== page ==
Going to Tanzania/Uganda without some basic Swahili written down if not learnt, will definitely affect your experience out there. I learnt some Swahili from You Tube before going to Tanzania which proved to be extremely useful. Swahili is easy to learn as the spelling is phonetic, you can therefore write down a few phrases to take with you without having to worry about getting to grips with the pronunciation. Not only will basic Swahili make you feel more confident on your travels, but the locals will be delighted to hear you speak Swahili, and haggling in Swahili is beneficial for the budget.

When I first began to learn Swahili, I used some great You Tube videos by a brilliant man called Kulmansam. He has produced a series of videos, from greetings to telling the time to getting directions- the first one can be found here http://www.youtube.com/watch?v=sNIGPJPSePo

Here are some Swahili words/phrases I learnt for Tanzania:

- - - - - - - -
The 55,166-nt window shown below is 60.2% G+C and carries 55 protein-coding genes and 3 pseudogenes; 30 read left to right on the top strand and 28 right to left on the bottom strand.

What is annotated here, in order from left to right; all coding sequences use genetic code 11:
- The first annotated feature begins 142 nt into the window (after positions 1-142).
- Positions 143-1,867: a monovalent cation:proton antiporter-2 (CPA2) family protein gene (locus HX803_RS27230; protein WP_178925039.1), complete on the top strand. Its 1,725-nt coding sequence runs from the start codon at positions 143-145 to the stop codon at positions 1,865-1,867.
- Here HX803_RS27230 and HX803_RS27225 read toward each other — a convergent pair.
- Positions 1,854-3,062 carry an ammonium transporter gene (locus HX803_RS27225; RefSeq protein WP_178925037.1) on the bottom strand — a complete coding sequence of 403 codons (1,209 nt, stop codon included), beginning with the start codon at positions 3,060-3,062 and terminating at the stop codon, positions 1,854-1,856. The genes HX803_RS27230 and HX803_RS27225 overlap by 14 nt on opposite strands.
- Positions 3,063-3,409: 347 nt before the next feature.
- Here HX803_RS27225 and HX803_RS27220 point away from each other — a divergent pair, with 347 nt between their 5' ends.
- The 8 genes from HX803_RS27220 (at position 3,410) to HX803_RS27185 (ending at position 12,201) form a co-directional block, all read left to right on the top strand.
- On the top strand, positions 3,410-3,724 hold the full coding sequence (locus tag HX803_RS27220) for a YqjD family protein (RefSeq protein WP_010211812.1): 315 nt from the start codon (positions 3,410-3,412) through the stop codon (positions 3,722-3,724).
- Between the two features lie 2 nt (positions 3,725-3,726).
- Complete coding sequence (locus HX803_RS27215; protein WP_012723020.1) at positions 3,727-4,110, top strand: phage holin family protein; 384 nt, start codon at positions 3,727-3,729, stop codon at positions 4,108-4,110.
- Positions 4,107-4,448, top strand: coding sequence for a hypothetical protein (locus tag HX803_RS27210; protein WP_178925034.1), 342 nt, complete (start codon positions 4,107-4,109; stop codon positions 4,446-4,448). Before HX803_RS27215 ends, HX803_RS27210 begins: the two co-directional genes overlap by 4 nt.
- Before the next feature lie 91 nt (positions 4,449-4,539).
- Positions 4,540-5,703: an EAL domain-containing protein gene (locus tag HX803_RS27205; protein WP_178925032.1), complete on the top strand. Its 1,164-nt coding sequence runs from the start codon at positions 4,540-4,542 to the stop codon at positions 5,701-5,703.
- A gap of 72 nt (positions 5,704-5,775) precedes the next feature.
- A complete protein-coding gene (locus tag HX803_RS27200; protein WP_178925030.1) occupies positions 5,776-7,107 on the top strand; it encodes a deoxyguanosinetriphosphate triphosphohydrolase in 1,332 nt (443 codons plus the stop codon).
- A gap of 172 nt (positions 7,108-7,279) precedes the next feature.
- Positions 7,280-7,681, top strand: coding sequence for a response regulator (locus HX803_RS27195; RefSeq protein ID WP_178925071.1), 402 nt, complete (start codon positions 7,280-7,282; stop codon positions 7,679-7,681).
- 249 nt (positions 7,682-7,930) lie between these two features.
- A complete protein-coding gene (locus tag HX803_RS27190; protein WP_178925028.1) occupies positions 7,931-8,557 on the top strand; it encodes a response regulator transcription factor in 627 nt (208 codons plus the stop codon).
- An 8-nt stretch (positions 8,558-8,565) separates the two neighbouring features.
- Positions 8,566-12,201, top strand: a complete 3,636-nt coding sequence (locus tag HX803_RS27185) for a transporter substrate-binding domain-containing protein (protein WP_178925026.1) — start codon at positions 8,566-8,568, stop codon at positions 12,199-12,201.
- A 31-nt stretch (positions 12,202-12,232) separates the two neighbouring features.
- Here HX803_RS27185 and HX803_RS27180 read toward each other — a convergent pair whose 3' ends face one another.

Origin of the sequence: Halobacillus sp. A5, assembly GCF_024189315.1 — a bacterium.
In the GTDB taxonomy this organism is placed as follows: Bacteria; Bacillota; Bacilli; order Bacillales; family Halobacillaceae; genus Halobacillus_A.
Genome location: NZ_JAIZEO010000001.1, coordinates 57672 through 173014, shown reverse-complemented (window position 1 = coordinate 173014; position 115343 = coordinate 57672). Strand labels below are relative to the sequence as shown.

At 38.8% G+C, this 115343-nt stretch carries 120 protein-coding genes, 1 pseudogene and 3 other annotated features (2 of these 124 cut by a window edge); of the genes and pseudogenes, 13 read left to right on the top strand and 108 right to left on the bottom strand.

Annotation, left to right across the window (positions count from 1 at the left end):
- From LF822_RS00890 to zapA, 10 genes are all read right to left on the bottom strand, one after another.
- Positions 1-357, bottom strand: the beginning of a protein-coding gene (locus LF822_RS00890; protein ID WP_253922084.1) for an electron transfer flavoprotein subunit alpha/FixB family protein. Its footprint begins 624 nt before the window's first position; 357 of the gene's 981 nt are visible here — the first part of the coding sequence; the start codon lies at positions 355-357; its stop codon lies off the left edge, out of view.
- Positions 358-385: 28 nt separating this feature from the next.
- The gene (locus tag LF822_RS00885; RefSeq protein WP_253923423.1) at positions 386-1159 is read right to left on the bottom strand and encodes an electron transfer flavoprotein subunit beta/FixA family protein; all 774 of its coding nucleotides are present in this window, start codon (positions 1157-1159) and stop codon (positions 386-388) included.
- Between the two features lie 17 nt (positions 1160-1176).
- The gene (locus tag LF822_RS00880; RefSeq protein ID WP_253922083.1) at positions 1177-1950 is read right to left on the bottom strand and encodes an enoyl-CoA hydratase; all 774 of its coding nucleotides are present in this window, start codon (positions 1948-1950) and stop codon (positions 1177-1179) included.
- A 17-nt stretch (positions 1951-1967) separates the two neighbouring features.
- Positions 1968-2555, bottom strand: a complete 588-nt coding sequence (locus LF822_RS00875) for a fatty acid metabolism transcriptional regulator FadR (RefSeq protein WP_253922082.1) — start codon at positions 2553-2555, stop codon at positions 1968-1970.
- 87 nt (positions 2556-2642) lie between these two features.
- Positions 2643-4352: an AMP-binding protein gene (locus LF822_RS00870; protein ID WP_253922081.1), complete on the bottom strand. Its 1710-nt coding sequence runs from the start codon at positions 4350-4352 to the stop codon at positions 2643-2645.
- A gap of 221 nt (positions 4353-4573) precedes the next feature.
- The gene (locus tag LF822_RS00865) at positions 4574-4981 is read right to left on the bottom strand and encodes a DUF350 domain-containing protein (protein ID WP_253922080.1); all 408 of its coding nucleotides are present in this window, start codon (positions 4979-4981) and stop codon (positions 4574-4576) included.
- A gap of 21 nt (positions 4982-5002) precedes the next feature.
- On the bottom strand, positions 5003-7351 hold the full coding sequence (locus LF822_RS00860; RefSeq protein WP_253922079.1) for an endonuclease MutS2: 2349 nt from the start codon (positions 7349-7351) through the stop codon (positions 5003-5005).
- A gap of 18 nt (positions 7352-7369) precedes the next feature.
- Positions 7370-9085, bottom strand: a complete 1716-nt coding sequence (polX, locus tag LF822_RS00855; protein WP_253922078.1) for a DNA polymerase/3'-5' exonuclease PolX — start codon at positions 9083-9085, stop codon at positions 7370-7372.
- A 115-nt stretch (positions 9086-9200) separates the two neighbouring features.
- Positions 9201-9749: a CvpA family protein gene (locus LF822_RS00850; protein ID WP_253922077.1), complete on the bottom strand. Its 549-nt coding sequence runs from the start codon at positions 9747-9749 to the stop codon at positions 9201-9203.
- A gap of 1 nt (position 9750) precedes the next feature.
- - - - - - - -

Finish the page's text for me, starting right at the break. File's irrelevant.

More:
Hello- Jambo Reply- Sijambo

Hello to an elder- Shikamoo

Hello to a large group- Hamjambo

How are things?- Habari?

Very good- Nzuri Sana

And you?- Na wewe?

What’s up?- Mambo Reply- Safi, Fresh or Poa

Thank you- Asante

Thank you very much- Asante sana

Welcome- Karibu

We shall meet again- Tutaonana

Goodbye- Kwaheri

See you later- Badai

Tomorro- Kesho

Good morning/how is the morning?- Habari za asubuhi?

Good afternoon/how is the afternoon?- Habari za mchana?

Good evening/how is the evening?- Habari za jioni?

Water- Maji

Hot water- Maji moto

Large water- Maji kubwa

Small water- Maji kidogo

A littble bit- Kidogo kidogo

Where?- Wapi?

Tired- Choka

Here- Hapa

Laugh/funny- Cheka

I would like- Naomba

Goodnight- Lala Salama

Sorry- Pole

Yes- Ndio

No- Hapana

Excuse me- Samahani

Do you speak English?- Unasema Kilingereza?

Bread- Mkate

Banana- Ndizi

Fish- Samaki

Tea- Chai

Maybe- Labda

Really?- Kweli?

OK- Sawa

I don’t understand- Sifahamu

Can I stay here?- Naweza kukaa hapa?

Do you have…?- Kuna


These are essential for shopping (haggling) and for other general things such as arranging transport and accommodation. I have put some phonetic spelling in brackets as knowing the numbers really is important.

One- moja

Two- mbili

Three- tatu

Four- nne (unnay)

Five- tano

Six- sita

Seven- saba

Eight- nane (nanay)

Nine- tisa

Ten- Kume (koomee)

Hundred- mia

Thousand- elfu

One thousand five hundred shillings- Elfu moja mia tano shillingi



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